If you are pulled over by an officer and accused of operating a vehicle under the influence, you will likely be asked to take a breathalyzer test. This may occur on-scene or after you are arrested and taken to the police station. Whether or not you take the test can have some legal ramifications. Some people may want to consult with an attorney to decide which is the best decision to make. This is exactly what was argued in a Massachusetts Supreme Court case, Commonwealth v. Neary-French. At the core of this case was the question of whether there is a right to legal counsel before deciding to take a breathalyzer test.
“Critical Stages” Argument
According to Massachusetts law, defendants facing criminal charges have a legal right to counsel at all critical stages of the process. The defendant in this case argued that “the decision whether or not to submit to a breathalyzer test can have a significant impact on trial strategies and available defenses, rendering the decision a critical stage in proceedings.” Essentially, the argument is that critical stages begin before someone is actually charged of a crime or goes through any formal legal proceedings.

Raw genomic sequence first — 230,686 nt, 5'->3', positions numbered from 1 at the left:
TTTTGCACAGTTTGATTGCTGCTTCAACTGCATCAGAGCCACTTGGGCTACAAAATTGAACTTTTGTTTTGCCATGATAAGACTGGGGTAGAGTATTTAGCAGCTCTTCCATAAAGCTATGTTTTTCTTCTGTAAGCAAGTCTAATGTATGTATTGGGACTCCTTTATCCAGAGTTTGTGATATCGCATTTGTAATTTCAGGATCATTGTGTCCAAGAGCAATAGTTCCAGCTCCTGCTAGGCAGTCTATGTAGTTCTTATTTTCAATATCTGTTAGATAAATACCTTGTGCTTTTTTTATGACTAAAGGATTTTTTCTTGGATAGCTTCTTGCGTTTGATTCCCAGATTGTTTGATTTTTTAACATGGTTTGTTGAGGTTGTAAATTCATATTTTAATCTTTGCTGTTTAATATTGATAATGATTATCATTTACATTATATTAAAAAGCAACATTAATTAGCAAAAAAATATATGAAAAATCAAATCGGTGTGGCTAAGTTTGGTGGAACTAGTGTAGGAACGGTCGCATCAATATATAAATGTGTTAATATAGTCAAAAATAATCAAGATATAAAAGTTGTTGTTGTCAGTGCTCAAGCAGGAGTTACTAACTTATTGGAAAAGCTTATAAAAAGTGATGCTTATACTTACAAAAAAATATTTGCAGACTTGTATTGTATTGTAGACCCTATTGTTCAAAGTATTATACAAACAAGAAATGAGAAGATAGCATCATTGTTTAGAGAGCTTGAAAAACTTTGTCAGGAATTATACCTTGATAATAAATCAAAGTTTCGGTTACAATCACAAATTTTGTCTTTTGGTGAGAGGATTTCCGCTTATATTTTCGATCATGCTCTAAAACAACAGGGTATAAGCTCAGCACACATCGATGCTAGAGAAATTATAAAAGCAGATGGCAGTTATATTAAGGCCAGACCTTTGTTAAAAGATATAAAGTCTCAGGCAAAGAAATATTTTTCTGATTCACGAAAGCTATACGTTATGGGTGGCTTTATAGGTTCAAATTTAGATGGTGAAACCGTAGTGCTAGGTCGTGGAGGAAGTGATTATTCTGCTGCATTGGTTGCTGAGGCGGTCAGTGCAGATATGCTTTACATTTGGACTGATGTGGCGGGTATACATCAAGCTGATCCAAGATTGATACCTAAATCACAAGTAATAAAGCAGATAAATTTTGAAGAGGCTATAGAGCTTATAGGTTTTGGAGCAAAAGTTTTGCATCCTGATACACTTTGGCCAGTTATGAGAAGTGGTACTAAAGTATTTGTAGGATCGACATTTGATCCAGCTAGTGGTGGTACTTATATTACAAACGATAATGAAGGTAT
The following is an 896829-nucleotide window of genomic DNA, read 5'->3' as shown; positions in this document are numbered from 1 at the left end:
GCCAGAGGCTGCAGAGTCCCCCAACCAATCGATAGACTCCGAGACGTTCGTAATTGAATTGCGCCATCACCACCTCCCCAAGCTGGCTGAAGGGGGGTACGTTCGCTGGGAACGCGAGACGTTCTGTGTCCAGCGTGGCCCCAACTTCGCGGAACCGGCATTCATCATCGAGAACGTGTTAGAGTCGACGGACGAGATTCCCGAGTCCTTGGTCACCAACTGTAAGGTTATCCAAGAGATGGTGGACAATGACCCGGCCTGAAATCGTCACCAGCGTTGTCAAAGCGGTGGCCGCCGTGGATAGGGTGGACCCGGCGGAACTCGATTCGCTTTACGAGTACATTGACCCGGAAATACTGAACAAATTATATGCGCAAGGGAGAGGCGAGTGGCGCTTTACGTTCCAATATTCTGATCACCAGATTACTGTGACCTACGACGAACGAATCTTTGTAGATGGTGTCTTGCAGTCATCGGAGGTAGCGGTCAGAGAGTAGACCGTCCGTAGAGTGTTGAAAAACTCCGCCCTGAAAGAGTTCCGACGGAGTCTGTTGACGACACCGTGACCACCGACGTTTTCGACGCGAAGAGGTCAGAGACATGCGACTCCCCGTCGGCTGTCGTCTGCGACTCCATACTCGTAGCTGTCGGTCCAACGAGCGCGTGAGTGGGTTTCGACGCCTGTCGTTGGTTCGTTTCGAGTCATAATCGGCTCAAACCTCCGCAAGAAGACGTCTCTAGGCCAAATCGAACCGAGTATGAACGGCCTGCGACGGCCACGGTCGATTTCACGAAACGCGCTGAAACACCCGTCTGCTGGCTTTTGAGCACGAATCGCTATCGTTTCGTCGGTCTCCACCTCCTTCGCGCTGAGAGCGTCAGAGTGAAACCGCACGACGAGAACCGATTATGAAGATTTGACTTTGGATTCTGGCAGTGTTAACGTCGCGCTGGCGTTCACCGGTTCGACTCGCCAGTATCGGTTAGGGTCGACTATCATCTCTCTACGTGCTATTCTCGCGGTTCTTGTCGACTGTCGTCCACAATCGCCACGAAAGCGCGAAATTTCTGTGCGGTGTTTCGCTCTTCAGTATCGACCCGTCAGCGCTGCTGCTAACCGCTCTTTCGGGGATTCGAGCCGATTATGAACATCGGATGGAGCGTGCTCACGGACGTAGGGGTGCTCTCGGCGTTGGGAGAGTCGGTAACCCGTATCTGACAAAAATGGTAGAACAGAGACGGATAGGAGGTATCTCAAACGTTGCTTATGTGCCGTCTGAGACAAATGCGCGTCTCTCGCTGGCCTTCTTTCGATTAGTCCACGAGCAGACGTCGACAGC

Right to Legal Counsel Before Deciding to Take a Breathalyzer
The Massachusetts Supreme Court did not agree with this line of reasoning. They ruled in favor of the plaintiff in this case. According to the court, anyone driving in the state of Massachusetts consents to a breathalyzer test by virtue. Furthermore, the decision whether or not to take a breathalyzer does not jeopardize one’s rights according to the Sixth Amendment or Article 12 of Massachusetts Law. An influential factor in their decision was a Supreme Court case, Kirby vs. Illinois. According to the decision in that case, the right to legal counsel does not begin until the start of criminal proceedings. Basically, it begins when a defendant is formally charged with a crime (via an arraignment, preliminary hearing, or other legal proceeding). Therefore, being asked to take a breathalyzer would not qualify under that criteria.